Stay clear of cutesy euphemisms like “handicapable” or “differently-abled.” Nondisabled people have taken to the terms in recent years, but they’re patronizing and tend to reinforce stereotypes about disabilities, said Amy Kavanagh, a visually impaired activist.
“Disability is not a bad word. I was born visually impaired and was made to feel like my disability was shameful for most of my adult life,” Kavanagh said. “These kind of euphemisms made me feel like my disability was too difficult for nondisabled people to manage — that I had to minimize it and hide it for fear of causing discomfort by reminding people of my needs.”
The euphemisms don’t just hint at erasure, the practice of collective indifference that renders certain people and groups invisible, they’re also really awkward to say.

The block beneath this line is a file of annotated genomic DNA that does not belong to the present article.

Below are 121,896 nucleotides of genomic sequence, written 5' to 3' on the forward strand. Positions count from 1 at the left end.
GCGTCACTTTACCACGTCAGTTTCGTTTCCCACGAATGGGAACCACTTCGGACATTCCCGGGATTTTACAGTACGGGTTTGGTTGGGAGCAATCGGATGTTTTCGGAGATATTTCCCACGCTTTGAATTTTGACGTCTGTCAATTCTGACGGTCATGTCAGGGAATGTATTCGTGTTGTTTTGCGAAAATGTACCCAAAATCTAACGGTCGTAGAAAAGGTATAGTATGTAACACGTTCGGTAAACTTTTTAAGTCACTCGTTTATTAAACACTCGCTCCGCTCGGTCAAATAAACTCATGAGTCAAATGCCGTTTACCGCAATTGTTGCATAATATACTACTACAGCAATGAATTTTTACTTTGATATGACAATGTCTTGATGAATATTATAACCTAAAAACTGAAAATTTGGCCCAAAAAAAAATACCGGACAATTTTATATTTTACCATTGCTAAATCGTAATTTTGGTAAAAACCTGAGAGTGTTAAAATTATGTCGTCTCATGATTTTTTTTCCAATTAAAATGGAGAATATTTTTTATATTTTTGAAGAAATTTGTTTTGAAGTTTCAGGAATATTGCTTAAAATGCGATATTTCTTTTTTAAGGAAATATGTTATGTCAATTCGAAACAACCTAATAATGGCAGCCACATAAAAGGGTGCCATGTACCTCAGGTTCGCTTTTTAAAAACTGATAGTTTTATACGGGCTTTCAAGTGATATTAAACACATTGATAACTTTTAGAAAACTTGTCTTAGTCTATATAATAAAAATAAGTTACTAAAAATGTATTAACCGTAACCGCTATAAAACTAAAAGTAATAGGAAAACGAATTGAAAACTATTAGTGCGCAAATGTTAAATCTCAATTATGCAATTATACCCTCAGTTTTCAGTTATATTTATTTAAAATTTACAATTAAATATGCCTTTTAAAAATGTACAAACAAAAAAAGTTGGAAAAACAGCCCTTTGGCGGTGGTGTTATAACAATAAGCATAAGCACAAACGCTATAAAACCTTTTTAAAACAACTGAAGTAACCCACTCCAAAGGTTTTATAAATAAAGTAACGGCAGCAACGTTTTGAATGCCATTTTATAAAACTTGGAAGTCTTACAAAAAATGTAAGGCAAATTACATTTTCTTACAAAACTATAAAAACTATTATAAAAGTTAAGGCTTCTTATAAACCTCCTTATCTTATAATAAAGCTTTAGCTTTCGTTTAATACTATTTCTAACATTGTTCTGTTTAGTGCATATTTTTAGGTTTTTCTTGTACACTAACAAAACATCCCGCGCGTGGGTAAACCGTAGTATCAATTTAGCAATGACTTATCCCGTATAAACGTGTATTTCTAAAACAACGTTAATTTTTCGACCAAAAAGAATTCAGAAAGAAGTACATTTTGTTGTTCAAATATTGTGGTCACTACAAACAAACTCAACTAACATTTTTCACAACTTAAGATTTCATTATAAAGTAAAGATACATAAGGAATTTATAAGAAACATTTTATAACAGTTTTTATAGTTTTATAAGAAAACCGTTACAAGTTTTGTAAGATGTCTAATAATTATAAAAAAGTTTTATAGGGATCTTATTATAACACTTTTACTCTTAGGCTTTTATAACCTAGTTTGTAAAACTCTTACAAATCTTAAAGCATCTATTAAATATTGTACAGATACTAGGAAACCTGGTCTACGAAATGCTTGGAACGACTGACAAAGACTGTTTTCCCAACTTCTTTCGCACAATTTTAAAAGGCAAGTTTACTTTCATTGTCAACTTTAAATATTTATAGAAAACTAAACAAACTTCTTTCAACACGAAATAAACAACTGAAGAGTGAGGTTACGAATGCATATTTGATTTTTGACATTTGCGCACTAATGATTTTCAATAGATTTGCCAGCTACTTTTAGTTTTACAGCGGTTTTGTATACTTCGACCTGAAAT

“I can’t hear properly, but no amount of condescending language is going to change that,” said Meg Szydlik, a student at Northeastern University who is disabled. “I’m also not Daredevil, and I didn’t gain superpowers from my disability, which is always what ‘handicapable’ makes me think of.”
Lastly, don’t assume this is simply a matter of semantics and disregard someone’s preference. You might have been taught that certain phrasing was more respectful, but if disabled people tell you they prefer identity-first language, listen to them.
“It’s not the end of the world if someone doesn’t use the ‘right’ language because they forgot or because they don’t know,” Brown said. “But if you have the ability to be conscious of your language and change it, it hurts no one to make the effort.”
Shayla Maas is disabled. No, she doesn’t mind if you call her that.